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Lawmakers grill academic at heart of Facebook scandal

LONDON -- The academic at the center of the Facebook data-misuse scandal, who apologized for his actions in an interview aired by "60 Minutes" on Sunday, answered more questions on Tuesday -- this time from British lawmakers. Cambridge University researcher Aleksandr Kogan told "60 Minutes" he was "sincerely sorry" about the way he and "tens of thousands" of other app developers took advantage of what he said was Facebook's lax data policy enforcement, but he doesn't think he really did anything wrong.

On Tuesday, he told members of the British Parliament that data analytics firm Cambridge Analytica's suspended CEO, Alexander Nix, had blatantly lied to them during his testimony on the relationship between that company and his own.

Facebook has been mired in scandal since revelations that Cambridge Analytica misused personal information from as many as 87 million Facebook accounts. But as Kogan suggested to "60 Minutes," the issue is likely far more widespread than that.

A former Cambridge Analytica employee said last week -- before the same British Parliamentary committee grilling Kogan on Tuesday -- that there were likely many more apps, and likely "many" more Facebook users affected by the data misuse than currently acknowledged by Facebook.   

Cambridge Analytica got the data from a Facebook personality-quiz app Kogan created. That app collected data on both users and their Facebook friends.

On Tuesday, the firm unleashed its counterattack against claims that it misused the Facebook data, saying it is the victim of misunderstandings and inaccurate reporting.

"The company has been portrayed in some quarters as almost some Bond villain," said Clarence Mitchell, a high-profile publicist recently hired to represent the company. "Cambridge Analytica is no Bond villain."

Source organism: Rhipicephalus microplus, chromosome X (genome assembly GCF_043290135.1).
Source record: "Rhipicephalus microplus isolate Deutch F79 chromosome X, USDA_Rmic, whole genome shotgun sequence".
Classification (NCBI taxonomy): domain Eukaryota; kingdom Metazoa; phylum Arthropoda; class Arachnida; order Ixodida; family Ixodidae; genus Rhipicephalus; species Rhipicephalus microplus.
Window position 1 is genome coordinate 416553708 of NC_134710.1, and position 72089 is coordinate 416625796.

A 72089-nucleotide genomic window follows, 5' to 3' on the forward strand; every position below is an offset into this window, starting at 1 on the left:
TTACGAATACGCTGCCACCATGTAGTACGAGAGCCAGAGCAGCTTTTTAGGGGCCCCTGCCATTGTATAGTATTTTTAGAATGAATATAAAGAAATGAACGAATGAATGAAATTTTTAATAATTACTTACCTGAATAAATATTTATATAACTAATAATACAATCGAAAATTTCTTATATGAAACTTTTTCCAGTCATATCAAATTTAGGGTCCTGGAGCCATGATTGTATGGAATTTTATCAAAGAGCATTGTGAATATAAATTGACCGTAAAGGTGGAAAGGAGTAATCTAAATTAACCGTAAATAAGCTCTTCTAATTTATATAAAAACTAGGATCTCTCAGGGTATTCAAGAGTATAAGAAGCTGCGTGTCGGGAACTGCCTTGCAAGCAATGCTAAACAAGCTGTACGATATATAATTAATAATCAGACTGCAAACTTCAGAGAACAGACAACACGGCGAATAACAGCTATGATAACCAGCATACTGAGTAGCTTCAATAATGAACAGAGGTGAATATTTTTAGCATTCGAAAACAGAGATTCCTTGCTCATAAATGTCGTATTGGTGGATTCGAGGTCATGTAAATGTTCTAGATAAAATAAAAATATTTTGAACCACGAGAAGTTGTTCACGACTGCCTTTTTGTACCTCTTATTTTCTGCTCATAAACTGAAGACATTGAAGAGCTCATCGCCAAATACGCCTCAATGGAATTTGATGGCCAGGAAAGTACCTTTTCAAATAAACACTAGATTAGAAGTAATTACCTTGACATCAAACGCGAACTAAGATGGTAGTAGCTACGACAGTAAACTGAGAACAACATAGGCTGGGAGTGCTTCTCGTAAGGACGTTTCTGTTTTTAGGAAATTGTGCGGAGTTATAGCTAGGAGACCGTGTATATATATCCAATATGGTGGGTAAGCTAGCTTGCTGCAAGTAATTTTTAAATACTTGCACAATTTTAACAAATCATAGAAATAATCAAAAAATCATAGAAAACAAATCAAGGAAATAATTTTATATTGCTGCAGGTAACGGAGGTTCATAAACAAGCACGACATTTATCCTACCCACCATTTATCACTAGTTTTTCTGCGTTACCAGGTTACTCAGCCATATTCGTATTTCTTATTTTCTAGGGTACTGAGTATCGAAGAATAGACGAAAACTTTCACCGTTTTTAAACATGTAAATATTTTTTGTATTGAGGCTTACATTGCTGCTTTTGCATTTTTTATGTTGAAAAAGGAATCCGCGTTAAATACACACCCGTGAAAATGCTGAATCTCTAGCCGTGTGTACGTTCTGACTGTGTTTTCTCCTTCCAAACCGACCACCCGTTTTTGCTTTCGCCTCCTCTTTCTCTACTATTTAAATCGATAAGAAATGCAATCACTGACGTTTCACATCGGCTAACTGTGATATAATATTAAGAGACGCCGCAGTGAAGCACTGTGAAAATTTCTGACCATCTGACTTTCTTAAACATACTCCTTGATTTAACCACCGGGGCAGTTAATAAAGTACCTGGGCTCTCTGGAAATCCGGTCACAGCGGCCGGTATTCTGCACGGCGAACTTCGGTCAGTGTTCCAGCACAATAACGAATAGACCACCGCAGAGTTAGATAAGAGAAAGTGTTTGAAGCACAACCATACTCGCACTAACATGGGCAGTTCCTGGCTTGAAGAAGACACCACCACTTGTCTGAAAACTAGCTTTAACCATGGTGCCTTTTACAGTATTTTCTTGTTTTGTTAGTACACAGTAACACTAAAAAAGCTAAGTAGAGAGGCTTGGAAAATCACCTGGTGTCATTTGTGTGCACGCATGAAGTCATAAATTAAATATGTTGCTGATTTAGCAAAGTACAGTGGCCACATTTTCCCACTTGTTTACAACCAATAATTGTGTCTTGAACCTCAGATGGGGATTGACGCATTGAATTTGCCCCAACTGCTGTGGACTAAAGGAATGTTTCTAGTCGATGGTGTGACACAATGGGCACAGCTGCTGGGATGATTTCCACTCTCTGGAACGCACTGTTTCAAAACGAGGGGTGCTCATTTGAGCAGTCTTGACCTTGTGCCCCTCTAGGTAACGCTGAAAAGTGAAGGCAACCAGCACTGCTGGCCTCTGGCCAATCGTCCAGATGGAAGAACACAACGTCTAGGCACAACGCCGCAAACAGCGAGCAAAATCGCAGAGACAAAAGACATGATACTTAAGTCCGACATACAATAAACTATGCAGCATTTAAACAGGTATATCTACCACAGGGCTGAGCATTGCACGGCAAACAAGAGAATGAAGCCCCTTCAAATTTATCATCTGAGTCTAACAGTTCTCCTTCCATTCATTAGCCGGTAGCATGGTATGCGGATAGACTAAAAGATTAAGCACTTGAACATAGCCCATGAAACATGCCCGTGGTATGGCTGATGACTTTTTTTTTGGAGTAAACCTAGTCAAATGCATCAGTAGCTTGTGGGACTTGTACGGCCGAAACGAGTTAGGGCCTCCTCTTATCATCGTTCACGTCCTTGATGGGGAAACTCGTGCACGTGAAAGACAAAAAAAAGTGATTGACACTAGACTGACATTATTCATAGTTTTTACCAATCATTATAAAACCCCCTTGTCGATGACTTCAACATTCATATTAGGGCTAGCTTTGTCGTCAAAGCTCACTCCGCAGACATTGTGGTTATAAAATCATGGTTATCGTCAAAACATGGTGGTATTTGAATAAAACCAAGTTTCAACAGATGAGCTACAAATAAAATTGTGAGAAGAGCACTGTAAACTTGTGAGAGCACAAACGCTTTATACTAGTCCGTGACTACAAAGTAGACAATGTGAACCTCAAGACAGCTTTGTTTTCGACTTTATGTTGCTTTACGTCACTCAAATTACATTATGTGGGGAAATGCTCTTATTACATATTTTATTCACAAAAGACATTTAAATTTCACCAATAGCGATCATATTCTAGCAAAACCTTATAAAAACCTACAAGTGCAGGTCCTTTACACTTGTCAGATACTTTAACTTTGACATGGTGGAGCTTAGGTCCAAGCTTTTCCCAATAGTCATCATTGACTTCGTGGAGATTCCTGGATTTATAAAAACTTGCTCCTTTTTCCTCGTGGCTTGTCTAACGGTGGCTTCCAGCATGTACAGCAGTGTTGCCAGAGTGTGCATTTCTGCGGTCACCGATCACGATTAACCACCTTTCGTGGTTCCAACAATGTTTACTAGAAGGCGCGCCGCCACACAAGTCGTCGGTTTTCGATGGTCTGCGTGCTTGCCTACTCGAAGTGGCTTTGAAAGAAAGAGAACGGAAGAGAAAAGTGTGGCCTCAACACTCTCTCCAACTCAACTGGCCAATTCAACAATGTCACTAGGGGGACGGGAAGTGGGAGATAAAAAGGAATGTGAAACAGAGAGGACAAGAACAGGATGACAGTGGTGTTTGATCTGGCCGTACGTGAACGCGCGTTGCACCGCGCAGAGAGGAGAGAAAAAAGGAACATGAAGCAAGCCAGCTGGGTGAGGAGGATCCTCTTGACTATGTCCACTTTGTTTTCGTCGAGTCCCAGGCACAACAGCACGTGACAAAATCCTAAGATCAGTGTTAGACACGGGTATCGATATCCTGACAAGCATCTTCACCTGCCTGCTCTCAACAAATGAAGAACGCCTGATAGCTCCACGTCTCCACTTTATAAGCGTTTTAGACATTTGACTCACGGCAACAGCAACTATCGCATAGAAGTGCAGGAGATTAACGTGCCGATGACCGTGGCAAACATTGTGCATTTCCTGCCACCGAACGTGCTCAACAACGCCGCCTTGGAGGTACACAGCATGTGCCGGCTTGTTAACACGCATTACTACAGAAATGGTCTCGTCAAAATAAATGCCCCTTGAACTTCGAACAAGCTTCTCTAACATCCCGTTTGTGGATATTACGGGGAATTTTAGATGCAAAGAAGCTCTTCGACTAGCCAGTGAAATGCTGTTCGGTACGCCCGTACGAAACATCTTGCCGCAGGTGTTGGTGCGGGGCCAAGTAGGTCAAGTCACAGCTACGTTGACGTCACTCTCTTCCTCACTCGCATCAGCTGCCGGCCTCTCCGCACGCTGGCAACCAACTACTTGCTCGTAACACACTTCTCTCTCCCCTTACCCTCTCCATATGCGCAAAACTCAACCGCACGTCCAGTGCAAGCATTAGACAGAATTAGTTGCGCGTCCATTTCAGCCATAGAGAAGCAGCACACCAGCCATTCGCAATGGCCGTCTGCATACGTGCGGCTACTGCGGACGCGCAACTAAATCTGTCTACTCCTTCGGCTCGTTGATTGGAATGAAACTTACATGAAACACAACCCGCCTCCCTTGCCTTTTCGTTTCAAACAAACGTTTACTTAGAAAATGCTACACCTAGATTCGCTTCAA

Mitchell's comments came after Kogan testified before the U.K. Parliament's Digital, Culture, Media and Sport Committee, which is investigating Cambridge Analytica's role in elections globally as well as the U.K.'s Brexit vote in 2016. Mitchell said Cambridge Analytica didn't use any of the Facebook data in the work it did for President Trump's 2016 campaign and it never did any work on the Brexit campaign.

Relationship with Facebook

Lawmakers began by asking Kogan about how is relationship with Facebook began. He described a collaboration, before he dev eloped the "This is your digital life" app, under which the social media platform provided him with data sets on its users to help research their online experience.

He described the relationship, at that stage, as seeming innocent enough, saying it was "really an academic collaboration... they (Facebook) had a strong interest in the research."  

Asked whether his interest in developing his app, which gathered the data on so many Facebook users was born out of the potential financial value of that data, or his research into peoples' online behavior, Kogan replied without hesitation that research was his primary impetus.

Culpability?

Kogan cast doubt on Facebook's denials of knowledge that data on its users was being used to try and influence politics, as he did in his "60 Minutes" interview. He said the company's denials, and Facebook chief Mark Zuckerberg's targeting of himself in particular, were part of a disingenuous PR campaign born out of the company's "crisis mode" in dealing with the fallout of the privacy scandal.